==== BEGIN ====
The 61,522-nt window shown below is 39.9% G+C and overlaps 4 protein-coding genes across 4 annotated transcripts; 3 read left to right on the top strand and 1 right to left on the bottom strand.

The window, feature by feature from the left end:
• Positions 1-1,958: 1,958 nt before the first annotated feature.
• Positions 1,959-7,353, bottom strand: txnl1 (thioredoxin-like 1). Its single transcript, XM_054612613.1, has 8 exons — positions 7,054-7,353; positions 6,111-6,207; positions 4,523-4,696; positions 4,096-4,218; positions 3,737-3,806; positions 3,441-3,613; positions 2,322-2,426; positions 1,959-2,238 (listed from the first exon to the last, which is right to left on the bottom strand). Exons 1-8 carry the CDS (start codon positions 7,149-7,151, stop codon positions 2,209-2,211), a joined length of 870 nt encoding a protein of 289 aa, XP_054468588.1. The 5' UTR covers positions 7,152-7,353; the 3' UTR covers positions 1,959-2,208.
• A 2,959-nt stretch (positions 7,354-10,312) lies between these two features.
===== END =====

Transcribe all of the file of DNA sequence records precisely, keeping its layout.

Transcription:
The 61,522-nt window shown below is 39.9% G+C and overlaps 4 protein-coding genes across 4 annotated transcripts; 3 read left to right on the top strand and 1 right to left on the bottom strand.

The window, feature by feature from the left end:
• Positions 1-1,958: 1,958 nt before the first annotated feature.
• Positions 1,959-7,353, bottom strand: txnl1 (thioredoxin-like 1). Its single transcript, XM_054612613.1, has 8 exons — positions 7,054-7,353; positions 6,111-6,207; positions 4,523-4,696; positions 4,096-4,218; positions 3,737-3,806; positions 3,441-3,613; positions 2,322-2,426; positions 1,959-2,238 (listed from the first exon to the last, which is right to left on the bottom strand). Exons 1-8 carry the CDS (start codon positions 7,149-7,151, stop codon positions 2,209-2,211), a joined length of 870 nt encoding a protein of 289 aa, XP_054468588.1. The 5' UTR covers positions 7,152-7,353; the 3' UTR covers positions 1,959-2,208.
• A 2,959-nt stretch (positions 7,354-10,312) lies between these two features.